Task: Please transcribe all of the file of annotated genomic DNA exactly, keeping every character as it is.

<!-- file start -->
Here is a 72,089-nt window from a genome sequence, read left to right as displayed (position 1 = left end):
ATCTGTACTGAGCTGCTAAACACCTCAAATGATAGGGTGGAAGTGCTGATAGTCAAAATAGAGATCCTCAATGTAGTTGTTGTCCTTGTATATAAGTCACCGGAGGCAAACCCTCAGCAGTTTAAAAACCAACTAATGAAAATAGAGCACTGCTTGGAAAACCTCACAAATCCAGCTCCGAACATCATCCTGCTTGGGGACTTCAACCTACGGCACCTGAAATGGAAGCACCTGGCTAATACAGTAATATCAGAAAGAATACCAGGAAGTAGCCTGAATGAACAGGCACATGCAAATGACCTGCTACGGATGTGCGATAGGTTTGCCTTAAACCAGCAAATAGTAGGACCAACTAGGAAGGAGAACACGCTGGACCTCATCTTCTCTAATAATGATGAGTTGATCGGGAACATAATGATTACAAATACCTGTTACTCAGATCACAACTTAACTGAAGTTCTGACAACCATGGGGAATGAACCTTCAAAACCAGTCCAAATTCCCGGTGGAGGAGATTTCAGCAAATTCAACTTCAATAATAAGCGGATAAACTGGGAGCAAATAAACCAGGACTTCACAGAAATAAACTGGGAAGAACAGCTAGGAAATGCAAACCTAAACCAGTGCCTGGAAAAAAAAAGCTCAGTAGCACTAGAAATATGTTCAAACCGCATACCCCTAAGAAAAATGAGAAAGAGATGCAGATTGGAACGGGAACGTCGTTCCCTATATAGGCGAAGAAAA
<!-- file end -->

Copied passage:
Here is a 72,089-nt window from a genome sequence, read left to right as displayed (position 1 = left end):
ATCTGTACTGAGCTGCTAAACACCTCAAATGATAGGGTGGAAGTGCTGATAGTCAAAATAGAGATCCTCAATGTAGTTGTTGTCCTTGTATATAAGTCACCGGAGGCAAACCCTCAGCAGTTTAAAAACCAACTAATGAAAATAGAGCACTGCTTGGAAAACCTCACAAATCCAGCTCCGAACATCATCCTGCTTGGGGACTTCAACCTACGGCACCTGAAATGGAAGCACCTGGCTAATACAGTAATATCAGAAAGAATACCAGGAAGTAGCCTGAATGAACAGGCACATGCAAATGACCTGCTACGGATGTGCGATAGGTTTGCCTTAAACCAGCAAATAGTAGGACCAACTAGGAAGGAGAACACGCTGGACCTCATCTTCTCTAATAATGATGAGTTGATCGGGAACATAATGATTACAAATACCTGTTACTCAGATCACAACTTAACTGAAGTTCTGACAACCATGGGGAATGAACCTTCAAAACCAGTCCAAATTCCCGGTGGAGGAGATTTCAGCAAATTCAACTTCAATAATAAGCGGATAAACTGGGAGCAAATAAACCAGGACTTCACAGAAATAAACTGGGAAGAACAGCTAGGAAATGCAAACCTAAACCAGTGCCTGGAAAAAAAAAGCTCAGTAGCACTAGAAATATGTTCAAACCGCATACCCCTAAGAAAAATGAGAAAGAGATGCAGATTGGAACGGGAACGTCGTTCCCTATATAGGCGAAGAAAA